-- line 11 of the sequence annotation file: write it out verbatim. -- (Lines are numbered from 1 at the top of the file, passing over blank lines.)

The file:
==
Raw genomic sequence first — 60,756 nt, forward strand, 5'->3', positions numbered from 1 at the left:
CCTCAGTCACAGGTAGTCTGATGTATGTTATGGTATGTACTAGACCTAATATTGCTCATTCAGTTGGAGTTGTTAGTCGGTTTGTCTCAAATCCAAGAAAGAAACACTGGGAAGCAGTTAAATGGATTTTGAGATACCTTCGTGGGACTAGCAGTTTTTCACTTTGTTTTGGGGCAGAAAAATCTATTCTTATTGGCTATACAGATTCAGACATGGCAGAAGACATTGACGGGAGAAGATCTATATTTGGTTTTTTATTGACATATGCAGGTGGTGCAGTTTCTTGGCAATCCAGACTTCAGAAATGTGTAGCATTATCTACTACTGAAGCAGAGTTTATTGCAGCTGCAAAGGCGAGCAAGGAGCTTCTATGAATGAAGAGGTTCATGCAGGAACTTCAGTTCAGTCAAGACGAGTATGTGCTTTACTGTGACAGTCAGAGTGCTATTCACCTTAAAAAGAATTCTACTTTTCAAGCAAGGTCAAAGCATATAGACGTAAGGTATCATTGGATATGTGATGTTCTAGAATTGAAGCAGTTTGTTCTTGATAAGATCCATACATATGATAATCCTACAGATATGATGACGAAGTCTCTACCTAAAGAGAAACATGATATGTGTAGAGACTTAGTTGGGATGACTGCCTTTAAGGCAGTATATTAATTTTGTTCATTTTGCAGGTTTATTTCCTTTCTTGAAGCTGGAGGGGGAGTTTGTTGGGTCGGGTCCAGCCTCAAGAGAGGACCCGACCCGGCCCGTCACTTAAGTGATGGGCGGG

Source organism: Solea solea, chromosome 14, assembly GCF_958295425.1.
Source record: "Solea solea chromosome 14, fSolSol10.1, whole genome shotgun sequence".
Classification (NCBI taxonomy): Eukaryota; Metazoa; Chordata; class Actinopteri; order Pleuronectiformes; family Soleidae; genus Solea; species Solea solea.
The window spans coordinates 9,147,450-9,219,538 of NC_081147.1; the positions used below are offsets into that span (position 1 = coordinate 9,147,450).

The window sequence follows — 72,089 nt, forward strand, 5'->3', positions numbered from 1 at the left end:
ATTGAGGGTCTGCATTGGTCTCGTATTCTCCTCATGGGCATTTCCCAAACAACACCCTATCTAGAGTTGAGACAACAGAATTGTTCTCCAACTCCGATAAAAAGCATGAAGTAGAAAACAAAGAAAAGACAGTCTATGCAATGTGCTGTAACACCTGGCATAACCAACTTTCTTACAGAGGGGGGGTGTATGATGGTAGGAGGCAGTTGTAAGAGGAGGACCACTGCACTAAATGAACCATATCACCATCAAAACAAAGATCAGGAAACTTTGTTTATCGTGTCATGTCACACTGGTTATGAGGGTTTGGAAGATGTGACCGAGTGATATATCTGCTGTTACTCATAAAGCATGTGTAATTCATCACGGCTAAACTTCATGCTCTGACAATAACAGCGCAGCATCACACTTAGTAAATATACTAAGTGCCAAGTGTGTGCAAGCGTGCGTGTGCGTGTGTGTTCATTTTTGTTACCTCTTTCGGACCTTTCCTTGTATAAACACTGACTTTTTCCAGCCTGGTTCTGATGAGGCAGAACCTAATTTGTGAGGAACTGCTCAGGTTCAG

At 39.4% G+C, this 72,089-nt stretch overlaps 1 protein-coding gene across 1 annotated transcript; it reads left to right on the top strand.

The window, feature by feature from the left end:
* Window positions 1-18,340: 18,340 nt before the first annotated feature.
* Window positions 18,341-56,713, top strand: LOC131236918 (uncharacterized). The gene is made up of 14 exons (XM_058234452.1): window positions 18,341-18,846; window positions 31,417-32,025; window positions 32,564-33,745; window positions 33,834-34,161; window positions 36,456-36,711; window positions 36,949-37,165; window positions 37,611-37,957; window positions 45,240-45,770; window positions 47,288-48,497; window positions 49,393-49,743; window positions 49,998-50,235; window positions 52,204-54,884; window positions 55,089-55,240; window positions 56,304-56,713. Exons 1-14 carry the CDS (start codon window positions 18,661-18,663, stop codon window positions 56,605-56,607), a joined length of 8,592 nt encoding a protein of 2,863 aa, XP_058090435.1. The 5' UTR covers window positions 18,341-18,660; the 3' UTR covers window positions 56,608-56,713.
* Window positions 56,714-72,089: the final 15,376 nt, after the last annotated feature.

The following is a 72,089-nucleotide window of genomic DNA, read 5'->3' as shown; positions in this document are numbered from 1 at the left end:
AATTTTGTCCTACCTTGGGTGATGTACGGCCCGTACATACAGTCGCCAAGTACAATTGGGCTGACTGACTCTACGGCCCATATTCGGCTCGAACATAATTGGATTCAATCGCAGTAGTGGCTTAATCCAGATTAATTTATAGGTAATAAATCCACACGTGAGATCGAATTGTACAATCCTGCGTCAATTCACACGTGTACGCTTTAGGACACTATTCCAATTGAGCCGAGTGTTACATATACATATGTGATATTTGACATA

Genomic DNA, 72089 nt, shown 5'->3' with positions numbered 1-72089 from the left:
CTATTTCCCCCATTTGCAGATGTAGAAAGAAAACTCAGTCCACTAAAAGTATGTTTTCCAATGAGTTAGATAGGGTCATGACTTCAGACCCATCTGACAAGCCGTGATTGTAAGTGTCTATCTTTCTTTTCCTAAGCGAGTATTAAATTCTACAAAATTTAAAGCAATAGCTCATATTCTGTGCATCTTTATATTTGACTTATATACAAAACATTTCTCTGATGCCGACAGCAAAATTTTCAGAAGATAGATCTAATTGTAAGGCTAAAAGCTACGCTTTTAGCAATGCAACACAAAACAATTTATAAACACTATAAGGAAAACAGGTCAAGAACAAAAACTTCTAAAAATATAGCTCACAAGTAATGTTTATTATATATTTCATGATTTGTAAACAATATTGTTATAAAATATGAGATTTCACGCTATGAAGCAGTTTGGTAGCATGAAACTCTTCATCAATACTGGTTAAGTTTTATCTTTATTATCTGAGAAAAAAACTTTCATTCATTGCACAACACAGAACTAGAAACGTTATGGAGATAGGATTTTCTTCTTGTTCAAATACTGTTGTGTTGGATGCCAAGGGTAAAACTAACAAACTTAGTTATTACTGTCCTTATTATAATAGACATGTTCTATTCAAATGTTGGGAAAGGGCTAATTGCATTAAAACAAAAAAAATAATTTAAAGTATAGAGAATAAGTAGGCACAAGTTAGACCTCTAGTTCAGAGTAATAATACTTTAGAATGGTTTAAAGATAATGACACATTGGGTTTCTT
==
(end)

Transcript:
* Window positions 1-18,340: 18,340 nt before the first annotated feature.